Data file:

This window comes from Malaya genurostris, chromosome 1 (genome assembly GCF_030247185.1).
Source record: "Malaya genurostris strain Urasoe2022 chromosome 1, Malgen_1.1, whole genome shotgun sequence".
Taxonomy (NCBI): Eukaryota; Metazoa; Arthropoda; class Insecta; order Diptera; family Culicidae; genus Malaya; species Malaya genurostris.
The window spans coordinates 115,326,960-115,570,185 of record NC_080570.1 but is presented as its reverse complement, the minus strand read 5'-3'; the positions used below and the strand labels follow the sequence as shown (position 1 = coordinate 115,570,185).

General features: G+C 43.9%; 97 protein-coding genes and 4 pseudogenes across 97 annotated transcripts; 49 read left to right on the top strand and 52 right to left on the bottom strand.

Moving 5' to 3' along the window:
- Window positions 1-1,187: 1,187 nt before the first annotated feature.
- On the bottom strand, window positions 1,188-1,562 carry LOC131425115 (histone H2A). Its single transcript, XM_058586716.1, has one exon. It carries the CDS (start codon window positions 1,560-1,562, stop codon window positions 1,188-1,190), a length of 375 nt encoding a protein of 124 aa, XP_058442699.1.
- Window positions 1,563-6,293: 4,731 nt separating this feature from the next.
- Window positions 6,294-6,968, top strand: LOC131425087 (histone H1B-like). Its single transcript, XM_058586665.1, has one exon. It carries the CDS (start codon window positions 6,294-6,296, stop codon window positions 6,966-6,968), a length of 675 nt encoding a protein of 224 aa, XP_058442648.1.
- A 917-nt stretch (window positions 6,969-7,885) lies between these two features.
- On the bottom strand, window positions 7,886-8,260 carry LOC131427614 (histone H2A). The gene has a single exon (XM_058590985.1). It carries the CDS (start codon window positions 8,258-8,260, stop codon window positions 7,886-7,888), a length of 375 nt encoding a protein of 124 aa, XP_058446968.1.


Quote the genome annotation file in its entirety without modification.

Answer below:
This window comes from Malaya genurostris, chromosome 1 (genome assembly GCF_030247185.1).
Source record: "Malaya genurostris strain Urasoe2022 chromosome 1, Malgen_1.1, whole genome shotgun sequence".
Taxonomy (NCBI): Eukaryota; Metazoa; Arthropoda; class Insecta; order Diptera; family Culicidae; genus Malaya; species Malaya genurostris.
The window spans coordinates 115,326,960-115,570,185 of record NC_080570.1 but is presented as its reverse complement, the minus strand read 5'-3'; the positions used below and the strand labels follow the sequence as shown (position 1 = coordinate 115,570,185).

General features: G+C 43.9%; 97 protein-coding genes and 4 pseudogenes across 97 annotated transcripts; 49 read left to right on the top strand and 52 right to left on the bottom strand.

Moving 5' to 3' along the window:
- Window positions 1-1,187: 1,187 nt before the first annotated feature.
- On the bottom strand, window positions 1,188-1,562 carry LOC131425115 (histone H2A). Its single transcript, XM_058586716.1, has one exon. It carries the CDS (start codon window positions 1,560-1,562, stop codon window positions 1,188-1,190), a length of 375 nt encoding a protein of 124 aa, XP_058442699.1.
- Window positions 1,563-6,293: 4,731 nt separating this feature from the next.
- Window positions 6,294-6,968, top strand: LOC131425087 (histone H1B-like). Its single transcript, XM_058586665.1, has one exon. It carries the CDS (start codon window positions 6,294-6,296, stop codon window positions 6,966-6,968), a length of 675 nt encoding a protein of 224 aa, XP_058442648.1.
- A 917-nt stretch (window positions 6,969-7,885) lies between these two features.
- On the bottom strand, window positions 7,886-8,260 carry LOC131427614 (histone H2A). The gene has a single exon (XM_058590985.1). It carries the CDS (start codon window positions 8,258-8,260, stop codon window positions 7,886-7,888), a length of 375 nt encoding a protein of 124 aa, XP_058446968.1.